Martha Stewart and Her Communication Faux Pax
Steve Adubato, Ph.D.
Martha Stewart is quickly becoming the poster child for how not
to communicate in a crisis. Stewart who has made a reputation for
herself as always knowing the right thing to say or how to act at
a dinner party (be it your own or someone else's) is clearly clueless
about how to communicate in connection with her stock scandal controversy.
I don't know what Martha Stewart did or didn't do in connection
with her selling ImClone stock the day before the company stock
tanked. I don't know if she had insider information that she swears
she didn't have. All I know is that she looks and sounds awfully
uncomfortable when talking about this whole mess.
Stewart's most recent communication debacle came on last week's
"The Early Show" on CBS in which she appears as a regular
contributor talking about some domestic issue or other. Apparently,
CBS news honchos decided they couldn't have Stewart talking about
how to handle your Fourth of July party without asking her about
the inside trading scandal. Word is, Stewart knew she would be asked
about it, but apparently had no idea how to handle it when it came
She started out by saying, "I think this will all be resolved
in the near future and I will be exonerated from this ridiculousness."
She then insisted, "We are going to make salad." Stewart
wanted to talk about her Japanese noodle salad, yet CBS anchor Jane
Clayson felt obliged to ask her about the allegations. In responding,
Stewart refused to make eye contact with her questioner and kept
chopping away at cabbage needed for her special Independence Day
salad. You had to see it to believe it.
Martha Stewart seemed oblivious to how poorly she came off and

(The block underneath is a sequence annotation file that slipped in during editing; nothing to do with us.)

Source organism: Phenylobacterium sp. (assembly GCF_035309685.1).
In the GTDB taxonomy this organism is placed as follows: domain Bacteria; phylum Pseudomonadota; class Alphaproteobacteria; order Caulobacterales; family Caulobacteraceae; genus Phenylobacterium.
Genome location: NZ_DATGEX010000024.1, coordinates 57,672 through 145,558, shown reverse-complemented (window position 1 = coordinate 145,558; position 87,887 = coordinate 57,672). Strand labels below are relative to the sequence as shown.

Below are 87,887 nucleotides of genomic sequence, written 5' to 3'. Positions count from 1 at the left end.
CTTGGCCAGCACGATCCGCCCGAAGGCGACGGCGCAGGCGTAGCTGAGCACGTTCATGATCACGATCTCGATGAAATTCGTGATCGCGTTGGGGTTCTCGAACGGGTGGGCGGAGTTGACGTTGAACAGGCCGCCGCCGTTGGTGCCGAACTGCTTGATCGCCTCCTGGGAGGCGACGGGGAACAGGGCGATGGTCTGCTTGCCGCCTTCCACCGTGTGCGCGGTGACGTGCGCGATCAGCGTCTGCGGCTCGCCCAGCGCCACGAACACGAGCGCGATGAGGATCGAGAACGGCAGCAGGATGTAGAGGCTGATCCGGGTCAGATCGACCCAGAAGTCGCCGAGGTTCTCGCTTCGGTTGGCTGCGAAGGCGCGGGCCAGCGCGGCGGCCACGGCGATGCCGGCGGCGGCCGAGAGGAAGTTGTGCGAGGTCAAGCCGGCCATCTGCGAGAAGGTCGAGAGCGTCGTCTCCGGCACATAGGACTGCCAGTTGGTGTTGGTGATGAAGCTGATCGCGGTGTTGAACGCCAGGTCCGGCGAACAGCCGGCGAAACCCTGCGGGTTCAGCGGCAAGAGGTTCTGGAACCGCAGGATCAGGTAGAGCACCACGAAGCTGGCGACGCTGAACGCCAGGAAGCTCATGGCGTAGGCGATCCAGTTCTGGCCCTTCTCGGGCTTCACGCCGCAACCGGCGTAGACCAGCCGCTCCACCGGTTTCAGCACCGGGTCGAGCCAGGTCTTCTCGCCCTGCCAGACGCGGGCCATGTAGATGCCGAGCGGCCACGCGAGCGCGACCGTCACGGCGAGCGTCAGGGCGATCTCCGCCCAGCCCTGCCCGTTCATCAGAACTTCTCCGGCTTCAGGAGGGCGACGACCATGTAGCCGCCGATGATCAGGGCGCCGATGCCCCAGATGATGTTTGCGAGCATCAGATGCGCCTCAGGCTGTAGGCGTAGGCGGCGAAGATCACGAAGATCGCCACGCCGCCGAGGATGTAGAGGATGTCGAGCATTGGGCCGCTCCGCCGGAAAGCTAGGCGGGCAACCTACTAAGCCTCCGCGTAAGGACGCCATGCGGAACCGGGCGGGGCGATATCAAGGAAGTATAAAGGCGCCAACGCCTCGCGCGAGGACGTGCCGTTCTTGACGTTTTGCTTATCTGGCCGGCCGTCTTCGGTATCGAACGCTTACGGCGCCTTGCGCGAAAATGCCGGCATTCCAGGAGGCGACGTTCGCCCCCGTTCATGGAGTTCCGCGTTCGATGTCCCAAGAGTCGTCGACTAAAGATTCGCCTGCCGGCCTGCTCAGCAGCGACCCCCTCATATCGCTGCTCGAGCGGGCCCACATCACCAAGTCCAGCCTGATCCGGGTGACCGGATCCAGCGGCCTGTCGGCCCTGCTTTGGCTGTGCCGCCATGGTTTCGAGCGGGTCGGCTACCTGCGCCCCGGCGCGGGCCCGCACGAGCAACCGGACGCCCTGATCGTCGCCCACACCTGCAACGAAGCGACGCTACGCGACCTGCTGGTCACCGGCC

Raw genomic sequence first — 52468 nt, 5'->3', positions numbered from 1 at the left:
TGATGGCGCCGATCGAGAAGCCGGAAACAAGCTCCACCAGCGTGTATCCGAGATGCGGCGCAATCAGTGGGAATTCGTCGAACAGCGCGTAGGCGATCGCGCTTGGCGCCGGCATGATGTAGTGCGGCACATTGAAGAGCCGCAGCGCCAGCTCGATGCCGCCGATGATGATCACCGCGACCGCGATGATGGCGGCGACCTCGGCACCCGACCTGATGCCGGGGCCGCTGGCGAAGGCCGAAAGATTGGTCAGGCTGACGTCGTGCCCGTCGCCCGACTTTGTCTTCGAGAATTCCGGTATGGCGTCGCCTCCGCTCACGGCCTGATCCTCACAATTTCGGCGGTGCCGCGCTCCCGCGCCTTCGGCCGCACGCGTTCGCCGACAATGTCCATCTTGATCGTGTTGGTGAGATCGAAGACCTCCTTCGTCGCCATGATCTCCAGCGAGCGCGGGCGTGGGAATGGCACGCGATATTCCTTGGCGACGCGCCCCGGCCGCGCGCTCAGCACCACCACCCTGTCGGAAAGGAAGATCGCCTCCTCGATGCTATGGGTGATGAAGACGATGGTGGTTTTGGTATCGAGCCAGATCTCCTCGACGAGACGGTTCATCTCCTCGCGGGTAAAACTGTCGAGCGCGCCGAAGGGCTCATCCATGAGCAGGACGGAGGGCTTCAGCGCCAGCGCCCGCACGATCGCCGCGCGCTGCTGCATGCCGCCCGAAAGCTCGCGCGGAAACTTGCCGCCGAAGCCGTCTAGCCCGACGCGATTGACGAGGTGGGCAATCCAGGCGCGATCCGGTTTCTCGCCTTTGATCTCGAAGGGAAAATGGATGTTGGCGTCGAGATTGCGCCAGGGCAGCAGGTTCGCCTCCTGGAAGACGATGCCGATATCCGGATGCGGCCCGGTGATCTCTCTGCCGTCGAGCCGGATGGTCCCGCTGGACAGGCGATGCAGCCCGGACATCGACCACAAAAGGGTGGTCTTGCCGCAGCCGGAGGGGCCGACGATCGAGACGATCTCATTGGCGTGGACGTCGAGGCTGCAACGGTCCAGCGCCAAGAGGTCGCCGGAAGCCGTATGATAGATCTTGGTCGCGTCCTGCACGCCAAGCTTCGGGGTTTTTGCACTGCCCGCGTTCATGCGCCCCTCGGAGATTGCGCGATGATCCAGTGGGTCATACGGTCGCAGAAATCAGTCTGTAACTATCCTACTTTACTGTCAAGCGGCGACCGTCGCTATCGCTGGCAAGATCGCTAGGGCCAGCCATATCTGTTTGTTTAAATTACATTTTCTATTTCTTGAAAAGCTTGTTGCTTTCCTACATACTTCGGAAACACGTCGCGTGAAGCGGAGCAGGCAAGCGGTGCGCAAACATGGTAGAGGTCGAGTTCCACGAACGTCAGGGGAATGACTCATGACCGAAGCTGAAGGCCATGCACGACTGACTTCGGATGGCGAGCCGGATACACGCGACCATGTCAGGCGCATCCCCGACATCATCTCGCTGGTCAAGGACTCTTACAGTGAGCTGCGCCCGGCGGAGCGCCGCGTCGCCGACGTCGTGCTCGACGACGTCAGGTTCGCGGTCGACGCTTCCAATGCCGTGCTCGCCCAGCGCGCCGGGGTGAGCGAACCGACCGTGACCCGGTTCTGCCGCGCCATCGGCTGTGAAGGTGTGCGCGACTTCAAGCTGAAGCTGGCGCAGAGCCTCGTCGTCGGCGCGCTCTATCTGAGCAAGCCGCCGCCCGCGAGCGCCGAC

how disconcerting it was to see and hear her chopping away with
a really big knife while she professed her innocence. "As you
understand, I'm involved in an investigation which has very serious
I'm just not at liberty at this time to make any
" You can't imagine how ludicrous
she looked and how disingenuous she seemed. Chop-chop, talk about
First, when you can't make eye contact with the person asking you
a question, you tend to look kind of guilty or at best not particularly
confident about what you are saying. But what's the deal with all
the chopping while you are talking? This is serious stuff, Martha.
You can blow it off as merely "ridiculousness." Millions
of people, including those with stock in your company, aren't convinced
that this is all ridiculous. You owe it to people to conduct yourself
in a serious fashion. Your salad can wait. I can't get inside Martha
Stewart's head, but I've got to believe the cabbage chopping, lack
of eye contact and the obsession with the Fourth of July salad has
something to do with how nervous she is about all this.
Further, there some basic rules of crisis communication that Stewart
doesn't understand. Yes, you have to have to communicate your message,
which for her is that all this insider trading stuff will blow over
and is not worth talking about. Yet, your message must appear credible
and believable to the average person. If not, you can repeat it
as many times as you like, but it just won't work. Think Gary Condit
in the Connie Chung interview.
And if you did have some information you weren't supposed to, Martha,
you better tell us now because the other cardinal rule of crisis
communication is that it is better to deliver bad news yourself
than have someone else expose you.
Bottom line? For all Martha Stewart's perfectionist ways, her public
communication around this scandal has been downright embarrassing.
Dr. Steve Adubato coaches and speaks on the subjects of communication
and leadership and is the author of the book "Speak from the
Heart." Write to him at The Star-Ledger, 1 Star-Ledger Plaza,
Newark, NJ 07102, visit his Web site at www.stand-deliver.com,
or e-mail him at email@example.com.
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